Government rejects request to label Putin a war criminal
Russian President Vladimir Putin looks on attending the military parade during the Navy Day celebration in St.Petersburg, Russia, on Sunday, July 30, 2017. (AP Photo / Alexander Zemlianichenko, Pool)
OTTAWA -- The government has rejected a Conservative MP's call to declare Russian President Vladimir Putin a war criminal and refer him to The Hague-based International Criminal Court.
In its official response to an e-petition on Parliament's website, tabled Jan. 28, the government ignored the request to label Putin a war criminal and instead emphasized concern about "Russian actions that undermine the rules-based international order."
The response instead lists the government's numerous condemnations of various Russian actions and its use of the G7 Presidency to push Russia to follow international obligations.
This falls short of the e-petition's aspirations, which ask the government "to declare Putin a War Criminal and refer him to the International Criminal Tribunal in The Hague for crimes of aggression, war crimes, crimes against humanity and for sponsoring terrorism."
Conservative MP James Bezan sponsored the petition, an action which opened it to be signed by over 10,000 people. While MPs do not always necessarily support the content of the e-petitions they sponsor, Bezan told CTV News at the time that he stands by its content.
"We do need to send a strong message to Putin that the world is watching, that his actions are considered war crimes, and also send a message to world leaders… that we cannot appease a dictator," Bezan said.
He said he was unsatisfied with the recent response, which did not name Putin once.
"I thought it was a very shallow response. All they did was reiterate their own talking points about what Canada is doing in defense of Ukraine about Russian aggression, but never talked about the whole issue of Vladimir Putin - who is the primary reason that we have the illegal occupation of Crimea and the war in Donbass," Bezan said.
"Putin has to finally take the initiative to actually bring about peace rather than always bring conflict."
Bezan was banned from Russia alongside 12 other lawmakers – including Conservative Leader Andrew Scheer and Foreign Affairs Minister Chrystia Freeland – four years ago. The move was in retaliation for Canadian sanctions over Ukraine.
Crimea's annexation is one of the many Russian actions the petition lists to back up its assertion that Putin should be labelled a war criminal. The petition also details allegations of Putin’s abetment in the bombing of civilians in Crimea, the killing of Russian journalists, and in the shooting down of the flight MH-17 over Ukraine, killing 298 civilians.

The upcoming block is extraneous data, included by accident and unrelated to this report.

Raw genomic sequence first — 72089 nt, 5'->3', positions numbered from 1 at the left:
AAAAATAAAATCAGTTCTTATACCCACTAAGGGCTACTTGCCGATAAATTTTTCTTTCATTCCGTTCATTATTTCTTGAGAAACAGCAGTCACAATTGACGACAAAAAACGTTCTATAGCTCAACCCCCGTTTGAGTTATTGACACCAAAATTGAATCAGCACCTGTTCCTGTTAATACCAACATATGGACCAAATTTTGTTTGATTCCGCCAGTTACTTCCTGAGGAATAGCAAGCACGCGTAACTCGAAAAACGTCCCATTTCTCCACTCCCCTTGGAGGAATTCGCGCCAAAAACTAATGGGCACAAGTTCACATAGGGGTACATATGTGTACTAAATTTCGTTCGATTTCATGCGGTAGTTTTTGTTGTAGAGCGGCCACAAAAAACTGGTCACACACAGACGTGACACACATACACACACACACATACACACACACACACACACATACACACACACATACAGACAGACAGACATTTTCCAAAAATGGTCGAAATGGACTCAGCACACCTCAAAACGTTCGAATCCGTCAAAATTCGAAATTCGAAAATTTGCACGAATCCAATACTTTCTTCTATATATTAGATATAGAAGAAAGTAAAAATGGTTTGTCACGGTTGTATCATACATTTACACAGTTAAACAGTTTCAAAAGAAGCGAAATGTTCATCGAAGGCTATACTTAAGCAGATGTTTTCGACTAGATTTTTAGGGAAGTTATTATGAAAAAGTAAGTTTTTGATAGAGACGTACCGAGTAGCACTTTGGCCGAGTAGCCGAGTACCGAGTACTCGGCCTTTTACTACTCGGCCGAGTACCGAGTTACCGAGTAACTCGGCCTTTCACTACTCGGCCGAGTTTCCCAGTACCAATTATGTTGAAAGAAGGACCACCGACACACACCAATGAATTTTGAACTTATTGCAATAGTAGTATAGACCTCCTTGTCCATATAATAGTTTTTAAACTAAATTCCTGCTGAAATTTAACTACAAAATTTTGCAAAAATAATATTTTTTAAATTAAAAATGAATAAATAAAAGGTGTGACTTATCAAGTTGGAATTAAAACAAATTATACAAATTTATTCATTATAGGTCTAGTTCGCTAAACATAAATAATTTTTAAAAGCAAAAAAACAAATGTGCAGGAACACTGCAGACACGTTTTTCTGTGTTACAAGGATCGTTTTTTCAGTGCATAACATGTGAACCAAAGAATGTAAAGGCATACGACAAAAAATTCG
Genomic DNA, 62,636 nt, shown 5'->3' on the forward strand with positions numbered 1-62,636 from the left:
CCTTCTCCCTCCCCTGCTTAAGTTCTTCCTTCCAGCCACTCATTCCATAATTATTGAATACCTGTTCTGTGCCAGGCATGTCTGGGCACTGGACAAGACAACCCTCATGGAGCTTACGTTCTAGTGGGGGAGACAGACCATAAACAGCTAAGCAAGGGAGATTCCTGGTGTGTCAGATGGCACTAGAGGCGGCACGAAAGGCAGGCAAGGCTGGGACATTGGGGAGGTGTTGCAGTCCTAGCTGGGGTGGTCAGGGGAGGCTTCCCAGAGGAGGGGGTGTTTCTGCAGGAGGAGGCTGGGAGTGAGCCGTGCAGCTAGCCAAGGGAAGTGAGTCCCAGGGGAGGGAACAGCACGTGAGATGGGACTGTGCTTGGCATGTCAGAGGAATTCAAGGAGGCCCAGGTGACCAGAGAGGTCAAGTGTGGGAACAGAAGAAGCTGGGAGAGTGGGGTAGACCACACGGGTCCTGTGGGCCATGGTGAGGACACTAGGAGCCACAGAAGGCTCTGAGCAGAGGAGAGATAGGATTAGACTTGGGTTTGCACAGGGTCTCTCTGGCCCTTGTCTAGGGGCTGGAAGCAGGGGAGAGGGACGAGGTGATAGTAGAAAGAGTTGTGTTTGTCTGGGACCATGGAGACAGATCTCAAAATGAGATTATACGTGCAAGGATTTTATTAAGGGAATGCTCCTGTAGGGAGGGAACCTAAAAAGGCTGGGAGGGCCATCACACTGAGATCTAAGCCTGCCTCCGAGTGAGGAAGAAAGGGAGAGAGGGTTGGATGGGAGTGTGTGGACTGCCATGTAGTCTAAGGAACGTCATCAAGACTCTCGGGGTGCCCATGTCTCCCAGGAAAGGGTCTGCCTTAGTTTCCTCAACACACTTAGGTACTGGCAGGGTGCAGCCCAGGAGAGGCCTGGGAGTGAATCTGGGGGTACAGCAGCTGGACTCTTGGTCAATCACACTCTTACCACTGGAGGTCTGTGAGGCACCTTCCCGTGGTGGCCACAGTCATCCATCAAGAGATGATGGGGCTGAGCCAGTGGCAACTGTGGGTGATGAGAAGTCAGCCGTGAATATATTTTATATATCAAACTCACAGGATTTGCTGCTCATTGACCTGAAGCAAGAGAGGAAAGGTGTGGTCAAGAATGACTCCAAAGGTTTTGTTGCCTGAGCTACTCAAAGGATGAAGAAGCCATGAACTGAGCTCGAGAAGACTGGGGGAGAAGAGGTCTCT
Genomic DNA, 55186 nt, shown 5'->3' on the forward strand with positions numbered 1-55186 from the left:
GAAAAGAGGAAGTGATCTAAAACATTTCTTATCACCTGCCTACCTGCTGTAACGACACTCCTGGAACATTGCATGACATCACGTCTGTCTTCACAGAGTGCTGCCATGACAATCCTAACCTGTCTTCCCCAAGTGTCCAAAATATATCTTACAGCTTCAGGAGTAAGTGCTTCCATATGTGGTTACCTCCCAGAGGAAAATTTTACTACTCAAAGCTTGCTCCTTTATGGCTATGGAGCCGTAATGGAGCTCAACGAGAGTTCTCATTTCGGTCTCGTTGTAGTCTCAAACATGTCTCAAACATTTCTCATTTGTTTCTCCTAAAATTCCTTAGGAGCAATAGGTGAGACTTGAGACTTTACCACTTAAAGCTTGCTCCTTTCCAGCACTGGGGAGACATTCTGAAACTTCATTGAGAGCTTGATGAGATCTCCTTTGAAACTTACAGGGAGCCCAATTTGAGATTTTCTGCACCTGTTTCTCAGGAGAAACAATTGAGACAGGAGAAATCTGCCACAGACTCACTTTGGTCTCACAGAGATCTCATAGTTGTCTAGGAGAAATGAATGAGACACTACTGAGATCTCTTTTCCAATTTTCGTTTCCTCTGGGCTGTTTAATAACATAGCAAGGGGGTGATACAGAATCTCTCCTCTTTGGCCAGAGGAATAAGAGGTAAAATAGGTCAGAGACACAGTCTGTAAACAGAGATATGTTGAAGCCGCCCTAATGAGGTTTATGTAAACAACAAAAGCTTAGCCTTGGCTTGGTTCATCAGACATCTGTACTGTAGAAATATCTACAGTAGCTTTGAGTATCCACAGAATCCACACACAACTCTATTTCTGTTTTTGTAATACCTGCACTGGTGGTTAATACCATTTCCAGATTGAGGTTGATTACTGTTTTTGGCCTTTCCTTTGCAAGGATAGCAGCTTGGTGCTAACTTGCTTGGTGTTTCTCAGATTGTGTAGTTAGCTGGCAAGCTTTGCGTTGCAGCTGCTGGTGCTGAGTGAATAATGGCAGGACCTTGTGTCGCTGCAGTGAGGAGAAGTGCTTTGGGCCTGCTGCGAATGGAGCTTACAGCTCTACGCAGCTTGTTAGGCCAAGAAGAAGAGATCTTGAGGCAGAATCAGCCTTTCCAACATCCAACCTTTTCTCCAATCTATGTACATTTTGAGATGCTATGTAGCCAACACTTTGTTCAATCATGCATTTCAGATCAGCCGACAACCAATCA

Russia has publicly rejected claims of its involvement in the MH-17 plane crash and Russian officials have been outspoken in their belief that Crimea is an inseparable part of Russia.
"I think all too often we've been too careful to avoid linking Putin directly to the action of the Russian Federation and their proxies but we all know that there's only one conductor on this train, or of this orchestra, either way you want to look at it, and that’s President Putin himself," Bezan said.
Freeland’s parliamentary secretary Andrew Leslie stopped short of supporting Bezan's cause, but instead criticized Putin in a statement provided to CTV News.
"Vladimir Putin has led Russia since 2000, and is responsible for every one of Russia's unacceptable actions that have undermined the international rules-based order since then. That is a message that we have said directly to Vladimir Putin," Leslie said.
The petition has garnered some praise from high-profile critics of Russia.
Bill Browder, an American-born businessman and outspoken critic of the Russian president, commended Bezan’s effort to get Putin before The Hague.
"I think it’s totally appropriate -- everybody should be making the same petitions of other countries and good for him for being a leader in this area," Browder told CTV News at the time the petition was introduced in July.
"Putin is eventually going to end up in The Hague -- if he doesn’t perish before then," Browder said.
Given that Russia has not ratified the Rome Statute, it can only be referred to the International Criminal Court by the Security Council. Russia is a member of the Security Council with veto power.